Just thinking about this one makes me feel miserable. So much hangs on successfully finding a suitable niche for yourself, and yet at times it can seem an almost impossible task. Fortunately it's a long time since I have had to go through this horror, and I am very much hoping it won't ever be necessary again, but you never know, especially given the current economic climate. I do not have a current CV, and I think I would need to start from scratch again if I had to do one now. I did at one time have the art of the written application so finely honed that I got a high proportion of interviews. Sadly if you are no good at interviews you don't get any better at it as time goes by - if anything I have found that you get worse ("that answer must have been the wrong one, I must find another one").
The interview process can have its lighter moments. *whispers* some people are not very good at conducting interviews - some consolation perhaps! Most memorable disasters included the library which had summoned all the candidates for a day which was to have included a tour and sessions with current staff. The library had flooded in the night and everyone had been sent home, so we spent the whole day shivering in a different part of the campus which was deserted as it was out of term time, and never saw the library or met the staff (but had to hang about all day just the same!) At another interview candidates were given lunch, plate in one hand and glass in another, and then invited to traipse up some narrow stairs, through numerous doors and across a courtyard. Maybe that one was a test of social skills! Most annoying was the university library whose interview process required two days, with a shortlist of five being whittled down to two before lunchtime on the second day. Only as we three who did not reach the final cut set off to the station (without any lunch) did the box-ticking nature of this exercise become apparent. Out of five candidates, there were three white people and two from ethnic minorities, three men and two women; so, two white men, one white woman (me), one man and one woman each from other ethnic groups, thus exactly complying with an HR target of a 3:2 m/f and white/non-white ratio. No prizes for guessing which the final two were. This simply made me feel that I had been wasting my time: I don't want to be a token female (and I did really want the job!) On another occasion I tentatively asked a County Librarian of a public library service whether there were any plans to automate, and got the answer "over my dead body!" (This was in the 1990s, so it was not an unreasonable question!)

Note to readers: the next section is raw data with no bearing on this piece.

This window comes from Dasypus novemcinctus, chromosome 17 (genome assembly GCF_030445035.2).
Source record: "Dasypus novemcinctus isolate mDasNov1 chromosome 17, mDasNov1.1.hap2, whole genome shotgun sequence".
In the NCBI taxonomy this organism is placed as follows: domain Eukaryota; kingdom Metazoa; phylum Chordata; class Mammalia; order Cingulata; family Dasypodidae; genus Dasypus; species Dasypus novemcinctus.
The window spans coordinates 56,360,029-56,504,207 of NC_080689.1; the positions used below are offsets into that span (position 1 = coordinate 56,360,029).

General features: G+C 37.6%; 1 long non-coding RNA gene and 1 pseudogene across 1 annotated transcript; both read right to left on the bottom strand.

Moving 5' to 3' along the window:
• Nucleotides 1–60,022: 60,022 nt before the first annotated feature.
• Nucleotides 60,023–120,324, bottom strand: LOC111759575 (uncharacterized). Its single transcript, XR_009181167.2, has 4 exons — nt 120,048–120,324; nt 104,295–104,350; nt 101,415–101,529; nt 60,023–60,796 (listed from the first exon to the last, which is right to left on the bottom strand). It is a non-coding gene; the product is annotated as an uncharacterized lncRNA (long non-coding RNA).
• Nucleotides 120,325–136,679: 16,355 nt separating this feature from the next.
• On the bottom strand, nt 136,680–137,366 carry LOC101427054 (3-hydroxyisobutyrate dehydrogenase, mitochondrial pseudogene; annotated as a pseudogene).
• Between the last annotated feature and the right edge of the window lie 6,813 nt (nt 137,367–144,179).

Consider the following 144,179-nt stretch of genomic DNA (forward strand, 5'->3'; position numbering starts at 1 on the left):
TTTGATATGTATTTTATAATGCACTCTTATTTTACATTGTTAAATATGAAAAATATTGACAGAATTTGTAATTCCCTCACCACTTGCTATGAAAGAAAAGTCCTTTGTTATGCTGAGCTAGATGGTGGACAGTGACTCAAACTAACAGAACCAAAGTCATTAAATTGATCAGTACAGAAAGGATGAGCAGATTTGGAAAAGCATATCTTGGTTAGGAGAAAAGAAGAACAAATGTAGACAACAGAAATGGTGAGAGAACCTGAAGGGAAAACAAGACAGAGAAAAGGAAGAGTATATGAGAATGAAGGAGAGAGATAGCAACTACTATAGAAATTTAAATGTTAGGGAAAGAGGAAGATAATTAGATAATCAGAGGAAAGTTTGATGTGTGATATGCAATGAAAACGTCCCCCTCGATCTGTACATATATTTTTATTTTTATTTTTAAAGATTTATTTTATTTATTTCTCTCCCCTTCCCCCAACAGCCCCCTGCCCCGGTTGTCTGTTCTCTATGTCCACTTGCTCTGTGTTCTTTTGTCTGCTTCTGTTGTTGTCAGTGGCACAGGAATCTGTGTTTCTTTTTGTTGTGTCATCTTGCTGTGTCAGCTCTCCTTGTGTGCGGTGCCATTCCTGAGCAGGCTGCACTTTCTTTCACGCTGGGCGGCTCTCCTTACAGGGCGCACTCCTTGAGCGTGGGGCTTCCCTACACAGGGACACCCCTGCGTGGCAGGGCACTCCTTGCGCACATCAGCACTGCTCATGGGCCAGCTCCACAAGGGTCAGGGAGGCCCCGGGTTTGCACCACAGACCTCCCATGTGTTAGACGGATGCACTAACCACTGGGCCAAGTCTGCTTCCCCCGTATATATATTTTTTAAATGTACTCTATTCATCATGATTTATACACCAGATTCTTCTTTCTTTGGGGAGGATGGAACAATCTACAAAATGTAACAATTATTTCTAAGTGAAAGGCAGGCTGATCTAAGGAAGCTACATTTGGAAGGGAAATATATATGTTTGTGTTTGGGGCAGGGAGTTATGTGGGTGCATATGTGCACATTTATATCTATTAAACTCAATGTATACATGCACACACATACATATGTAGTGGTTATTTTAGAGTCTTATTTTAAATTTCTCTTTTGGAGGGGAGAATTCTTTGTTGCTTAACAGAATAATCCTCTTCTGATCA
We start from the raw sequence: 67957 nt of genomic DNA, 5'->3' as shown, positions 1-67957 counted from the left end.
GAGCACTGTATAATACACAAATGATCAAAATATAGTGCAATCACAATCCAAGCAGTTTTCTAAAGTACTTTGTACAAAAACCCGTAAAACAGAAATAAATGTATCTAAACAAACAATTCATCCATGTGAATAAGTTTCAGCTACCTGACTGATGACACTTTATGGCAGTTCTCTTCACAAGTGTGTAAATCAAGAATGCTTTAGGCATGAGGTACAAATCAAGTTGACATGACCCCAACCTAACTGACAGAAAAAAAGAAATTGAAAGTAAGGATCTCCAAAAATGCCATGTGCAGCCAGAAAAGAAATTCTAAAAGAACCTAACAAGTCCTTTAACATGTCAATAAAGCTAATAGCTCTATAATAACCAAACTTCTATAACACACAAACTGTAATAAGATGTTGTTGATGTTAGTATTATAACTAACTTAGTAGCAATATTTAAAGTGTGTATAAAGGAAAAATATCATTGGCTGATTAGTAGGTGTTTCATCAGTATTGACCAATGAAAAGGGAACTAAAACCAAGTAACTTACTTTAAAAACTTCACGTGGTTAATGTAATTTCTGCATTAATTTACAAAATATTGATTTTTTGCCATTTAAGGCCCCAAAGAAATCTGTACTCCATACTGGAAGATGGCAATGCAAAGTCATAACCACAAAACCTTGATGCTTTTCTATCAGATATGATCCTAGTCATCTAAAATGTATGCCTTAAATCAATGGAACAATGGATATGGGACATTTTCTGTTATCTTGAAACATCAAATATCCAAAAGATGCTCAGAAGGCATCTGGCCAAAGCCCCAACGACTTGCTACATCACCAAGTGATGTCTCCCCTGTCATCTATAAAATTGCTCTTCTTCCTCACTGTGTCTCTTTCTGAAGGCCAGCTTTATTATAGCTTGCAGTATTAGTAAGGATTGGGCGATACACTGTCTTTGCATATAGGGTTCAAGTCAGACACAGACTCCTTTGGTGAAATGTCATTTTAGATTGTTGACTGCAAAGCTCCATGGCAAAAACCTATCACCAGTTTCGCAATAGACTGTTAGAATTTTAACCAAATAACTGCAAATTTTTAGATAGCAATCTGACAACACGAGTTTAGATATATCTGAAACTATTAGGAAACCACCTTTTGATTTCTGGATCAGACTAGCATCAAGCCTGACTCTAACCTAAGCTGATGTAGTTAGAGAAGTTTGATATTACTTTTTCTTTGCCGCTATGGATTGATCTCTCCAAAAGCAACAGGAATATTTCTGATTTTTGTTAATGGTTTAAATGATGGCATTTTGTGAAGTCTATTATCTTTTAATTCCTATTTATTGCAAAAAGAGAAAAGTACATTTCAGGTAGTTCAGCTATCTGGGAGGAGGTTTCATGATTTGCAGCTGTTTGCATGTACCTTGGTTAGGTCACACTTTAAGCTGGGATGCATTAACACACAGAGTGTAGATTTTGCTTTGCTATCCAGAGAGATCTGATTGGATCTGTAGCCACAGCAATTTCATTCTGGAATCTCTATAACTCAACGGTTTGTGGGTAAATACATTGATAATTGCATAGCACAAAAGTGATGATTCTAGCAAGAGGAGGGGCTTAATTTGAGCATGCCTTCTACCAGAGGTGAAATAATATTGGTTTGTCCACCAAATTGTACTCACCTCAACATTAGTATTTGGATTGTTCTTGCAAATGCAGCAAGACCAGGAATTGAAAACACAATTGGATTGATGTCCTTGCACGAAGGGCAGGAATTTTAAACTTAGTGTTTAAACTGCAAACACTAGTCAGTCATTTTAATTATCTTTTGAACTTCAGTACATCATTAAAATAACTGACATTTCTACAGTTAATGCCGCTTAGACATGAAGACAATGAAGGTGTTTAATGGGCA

I could go on, but I won't: dwelling on this sort of thing embitters the soul and gets you nowhere. It's an employer's market at the moment (for those who are able to recruit at all), so things are not easy for those who are looking. Best of luck to everyone at the start of their careers, and even more luck to the older ones, because whatever equal opportunity policies are in place it does not become easier when you are older. I am going to take on board all the good advice in the cpd blogpost, and I may update my CV, but I am not going to spend too much more time thinking about this topic unless or until it is forced on me, as I think I've done my share.